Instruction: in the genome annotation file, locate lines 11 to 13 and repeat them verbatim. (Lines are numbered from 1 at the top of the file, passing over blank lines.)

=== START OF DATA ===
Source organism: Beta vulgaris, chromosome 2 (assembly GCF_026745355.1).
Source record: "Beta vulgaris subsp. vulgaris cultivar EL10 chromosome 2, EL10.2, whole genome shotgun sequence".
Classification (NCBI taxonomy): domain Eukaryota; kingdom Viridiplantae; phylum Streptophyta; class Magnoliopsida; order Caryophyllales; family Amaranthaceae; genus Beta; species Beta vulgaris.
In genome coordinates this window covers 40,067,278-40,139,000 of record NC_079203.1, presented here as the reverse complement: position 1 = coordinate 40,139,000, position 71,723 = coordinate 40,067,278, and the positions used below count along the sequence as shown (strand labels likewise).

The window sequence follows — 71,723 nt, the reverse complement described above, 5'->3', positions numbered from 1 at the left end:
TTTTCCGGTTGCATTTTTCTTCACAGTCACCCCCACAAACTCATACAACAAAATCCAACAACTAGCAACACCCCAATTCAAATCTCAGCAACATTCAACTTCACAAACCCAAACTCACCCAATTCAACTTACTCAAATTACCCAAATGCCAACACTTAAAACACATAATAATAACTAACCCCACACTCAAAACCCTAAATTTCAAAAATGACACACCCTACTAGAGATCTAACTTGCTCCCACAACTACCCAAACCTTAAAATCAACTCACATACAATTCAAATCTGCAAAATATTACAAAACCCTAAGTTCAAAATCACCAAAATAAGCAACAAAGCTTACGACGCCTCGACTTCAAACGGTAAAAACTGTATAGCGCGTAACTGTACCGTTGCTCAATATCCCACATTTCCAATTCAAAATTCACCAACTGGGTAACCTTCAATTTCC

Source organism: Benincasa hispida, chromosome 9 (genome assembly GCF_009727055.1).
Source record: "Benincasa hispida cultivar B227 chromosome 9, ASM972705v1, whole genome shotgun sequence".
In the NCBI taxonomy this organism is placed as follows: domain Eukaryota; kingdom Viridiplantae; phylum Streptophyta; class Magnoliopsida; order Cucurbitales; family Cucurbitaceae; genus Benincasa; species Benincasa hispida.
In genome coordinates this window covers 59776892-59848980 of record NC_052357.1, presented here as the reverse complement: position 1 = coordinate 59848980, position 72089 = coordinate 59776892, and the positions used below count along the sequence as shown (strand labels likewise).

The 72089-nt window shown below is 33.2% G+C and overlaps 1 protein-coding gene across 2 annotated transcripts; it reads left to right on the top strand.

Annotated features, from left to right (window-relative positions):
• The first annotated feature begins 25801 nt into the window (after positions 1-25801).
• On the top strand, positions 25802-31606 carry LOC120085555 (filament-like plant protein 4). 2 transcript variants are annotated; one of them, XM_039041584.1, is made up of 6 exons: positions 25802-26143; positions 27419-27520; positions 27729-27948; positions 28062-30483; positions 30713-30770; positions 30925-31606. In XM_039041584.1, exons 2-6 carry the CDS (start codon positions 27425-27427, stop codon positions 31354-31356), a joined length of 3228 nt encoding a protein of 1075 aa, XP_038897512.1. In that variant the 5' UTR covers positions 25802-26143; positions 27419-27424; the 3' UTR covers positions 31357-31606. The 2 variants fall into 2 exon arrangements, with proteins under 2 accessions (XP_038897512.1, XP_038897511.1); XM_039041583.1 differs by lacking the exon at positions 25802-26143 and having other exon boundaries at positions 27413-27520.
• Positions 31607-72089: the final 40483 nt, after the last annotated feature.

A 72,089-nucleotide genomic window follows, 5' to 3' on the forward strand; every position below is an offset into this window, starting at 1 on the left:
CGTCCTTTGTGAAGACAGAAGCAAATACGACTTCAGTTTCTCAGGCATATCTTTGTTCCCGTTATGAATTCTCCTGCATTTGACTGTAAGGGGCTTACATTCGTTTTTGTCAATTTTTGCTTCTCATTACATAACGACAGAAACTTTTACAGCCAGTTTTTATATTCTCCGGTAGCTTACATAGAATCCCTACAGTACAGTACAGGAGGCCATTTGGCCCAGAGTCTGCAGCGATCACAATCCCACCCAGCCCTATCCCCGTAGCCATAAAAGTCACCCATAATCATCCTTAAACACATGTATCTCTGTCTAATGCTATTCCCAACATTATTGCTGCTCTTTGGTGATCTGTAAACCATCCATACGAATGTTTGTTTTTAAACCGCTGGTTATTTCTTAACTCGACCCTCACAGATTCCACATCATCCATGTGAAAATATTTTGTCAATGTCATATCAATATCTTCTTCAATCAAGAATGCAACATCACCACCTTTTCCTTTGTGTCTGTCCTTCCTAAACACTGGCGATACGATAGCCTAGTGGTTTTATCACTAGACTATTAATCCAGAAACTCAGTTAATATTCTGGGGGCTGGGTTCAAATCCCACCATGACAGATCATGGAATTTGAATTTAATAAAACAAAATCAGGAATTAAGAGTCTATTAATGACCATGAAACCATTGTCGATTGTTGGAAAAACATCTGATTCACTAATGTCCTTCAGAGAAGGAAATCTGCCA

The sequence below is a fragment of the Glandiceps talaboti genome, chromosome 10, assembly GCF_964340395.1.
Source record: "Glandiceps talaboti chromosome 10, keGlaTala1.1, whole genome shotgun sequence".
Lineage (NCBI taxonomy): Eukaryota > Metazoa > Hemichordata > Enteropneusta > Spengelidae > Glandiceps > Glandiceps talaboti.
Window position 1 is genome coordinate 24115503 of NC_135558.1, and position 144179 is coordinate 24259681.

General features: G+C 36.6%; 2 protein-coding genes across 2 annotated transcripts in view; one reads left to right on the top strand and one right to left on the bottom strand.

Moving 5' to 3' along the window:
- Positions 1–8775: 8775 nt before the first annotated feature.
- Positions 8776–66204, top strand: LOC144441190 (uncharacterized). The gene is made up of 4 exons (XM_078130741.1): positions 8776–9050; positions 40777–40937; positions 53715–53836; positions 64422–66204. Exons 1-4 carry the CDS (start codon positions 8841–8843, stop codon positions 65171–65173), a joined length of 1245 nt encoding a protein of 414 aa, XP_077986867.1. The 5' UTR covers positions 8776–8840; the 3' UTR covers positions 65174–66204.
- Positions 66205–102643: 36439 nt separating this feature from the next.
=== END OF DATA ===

The 72089-nt window shown below is 33.2% G+C and overlaps 1 protein-coding gene across 2 annotated transcripts; it reads left to right on the top strand.

Annotated features, from left to right (window-relative positions):
• The first annotated feature begins 25801 nt into the window (after positions 1-25801).